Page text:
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The following post analyzes the ambient risk attitudes, outcomes and differing governmental responses to two of our country’s largest financial panics: 1792 and 1837.

The financial panics of 1792 and 1837, and the respective governmental reactions to each, stand in stark contrast to one another. The panic of 1837 was marked by a confluence of factors – including crop shortages, a dry-up of British credit and the subsequent drop in British import of US cotton – but the biggest factor may be attributed to acts of the U.S. government. Although President Jackson inherited a large surplus when he took office, his specific choices in handling the aforementioned surplus coupled with his particular dislikes in the realm of monetary policy may have directly spurred the crisis.

Because Jackson was staunchly opposed to the Second Bank of the United States (akin to a US central bank at the time) he chose not to renew its charter and, instead, instructed that the federal government deposit funds in the many state-charted banks throughout the country. These state-chartered banks, now flush with fresh federal cash deposits, began lending more freely to customers and, as a result, real estate speculation boomed. As a natural consequence of this increased speculation, land prices skyrocketed. Jackson also preferred the use of specie (gold/silver) to bank notes. So when Jackson saw the increased speculative activity in real estate (a direct result of his choice to close the Second Bank) he attempted to curb the speculation by issuing a “specie circular” which barred the federal government from accepting bank notes. The crisis was triggered when New York banks refused to pay specie for bank notes and began recalling loans – resulting in the crashing of financial markets and, ultimately, a 6-year recession. Jackson’s successor, Martin Van Buren, also had a conceivably negative impact on the situation by not injecting capital into the failing system or taking on some other expansionary policy like incurring debt. For these many reasons, the 1837crisis is regarded as having been both triggered, and prolonged, by acts of government regulation.

The 1792 crisis stands in stark contrast to 1837 by showing how government can take steps to assist the economy in times of crisis, even when prior governmental actions may have contributed to the crisis at hand. In 1791, President Hamilton called for State debts to be converted into Federal debt via one of two sinking fund options: a 3% bond or a 6% zero coupon (10yr). The “sinking fund” features on these bonds are crucial in that Hamilton foresaw the potential for a crisis and created these sinking funds as a means to inject the liquidity he knew he would eventually need. When Hamilton’s friend, William Duer, attempted to corner the market on government bonds, prices began to crash and Hamilton responded by injecting liquidity; a tactic that is now regarded to be a staple of economic crisis policy management. He also authorized open market purchases of bonds to slow down prices and spread news of loans from Dutch banks. Furthermore, Hamilton personally encouraged local lenders to extend credit liberally so that, within the year, they had contained the crisis and, incidentally, helped create what would become the NYSE. By working with financial institutions to implement plans for liquidity injection, Hamilton created the model of modern financial crisis management (which dubiously was not utilized by Jackson in 1837). However, in doing so, he may have also created the moral hazard known pejoratively as the “Bailout”.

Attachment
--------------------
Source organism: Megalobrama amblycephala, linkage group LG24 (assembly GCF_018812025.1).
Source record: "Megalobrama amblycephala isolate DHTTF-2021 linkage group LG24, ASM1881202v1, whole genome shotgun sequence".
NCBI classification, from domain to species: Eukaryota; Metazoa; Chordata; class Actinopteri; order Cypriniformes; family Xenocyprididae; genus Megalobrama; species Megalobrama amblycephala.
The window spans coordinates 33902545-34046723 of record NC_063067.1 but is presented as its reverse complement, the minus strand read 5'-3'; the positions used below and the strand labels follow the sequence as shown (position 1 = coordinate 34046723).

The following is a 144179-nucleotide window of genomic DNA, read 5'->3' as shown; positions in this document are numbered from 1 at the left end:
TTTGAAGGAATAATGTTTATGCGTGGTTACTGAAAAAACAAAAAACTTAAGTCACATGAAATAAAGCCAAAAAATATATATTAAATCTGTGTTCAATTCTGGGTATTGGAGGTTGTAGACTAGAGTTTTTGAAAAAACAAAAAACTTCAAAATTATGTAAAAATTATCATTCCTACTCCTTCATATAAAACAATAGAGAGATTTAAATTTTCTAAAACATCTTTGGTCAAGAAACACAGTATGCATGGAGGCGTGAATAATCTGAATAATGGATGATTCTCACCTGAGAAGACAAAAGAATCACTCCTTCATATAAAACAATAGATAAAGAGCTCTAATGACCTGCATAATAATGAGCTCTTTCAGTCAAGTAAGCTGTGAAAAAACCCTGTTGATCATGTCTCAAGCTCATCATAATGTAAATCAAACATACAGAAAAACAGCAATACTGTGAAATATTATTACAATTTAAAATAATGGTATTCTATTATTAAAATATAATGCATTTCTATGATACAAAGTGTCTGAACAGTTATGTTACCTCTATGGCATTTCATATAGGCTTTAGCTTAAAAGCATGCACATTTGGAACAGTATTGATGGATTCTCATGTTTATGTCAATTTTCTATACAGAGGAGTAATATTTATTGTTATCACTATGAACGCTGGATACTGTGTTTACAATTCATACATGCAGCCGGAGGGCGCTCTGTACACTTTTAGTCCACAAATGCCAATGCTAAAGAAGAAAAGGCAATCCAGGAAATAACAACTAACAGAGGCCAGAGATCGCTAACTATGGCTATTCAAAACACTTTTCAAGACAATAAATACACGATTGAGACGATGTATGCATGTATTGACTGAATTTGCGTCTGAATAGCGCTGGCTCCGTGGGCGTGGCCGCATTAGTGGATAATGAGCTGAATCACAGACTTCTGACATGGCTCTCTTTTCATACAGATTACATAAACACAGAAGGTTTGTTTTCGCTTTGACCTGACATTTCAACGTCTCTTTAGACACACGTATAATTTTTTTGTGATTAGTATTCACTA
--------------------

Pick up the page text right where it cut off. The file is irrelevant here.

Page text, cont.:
Hamilton’s lightning quick injection of liquidity stands in marked distinction to the government inaction of 1837. While the differences in government reaction are abundantly clear, what is less clear (but equally as important) is the level of government foresight prior each crisis. This is more commonly referred to as ambient risk attitude. Whereas Hamilton was keenly aware of potential risks (as evidenced by his utilization of the sinking funds) Jackson did not pay attention to ambient risk as the crisis of 1837 was pending. Even if Jackson was not able to recognize that his injection of federal capital into state banks would result in freer lending policies (and therefore, speculation) he should have been more aware of the ambient risk when he issued the specie circular amidst a clear real estate bubble. Its easy to do the math on these two crises: Different ambient risk attitudes + different economic policy reactions = far different results for our economy in times of crisis.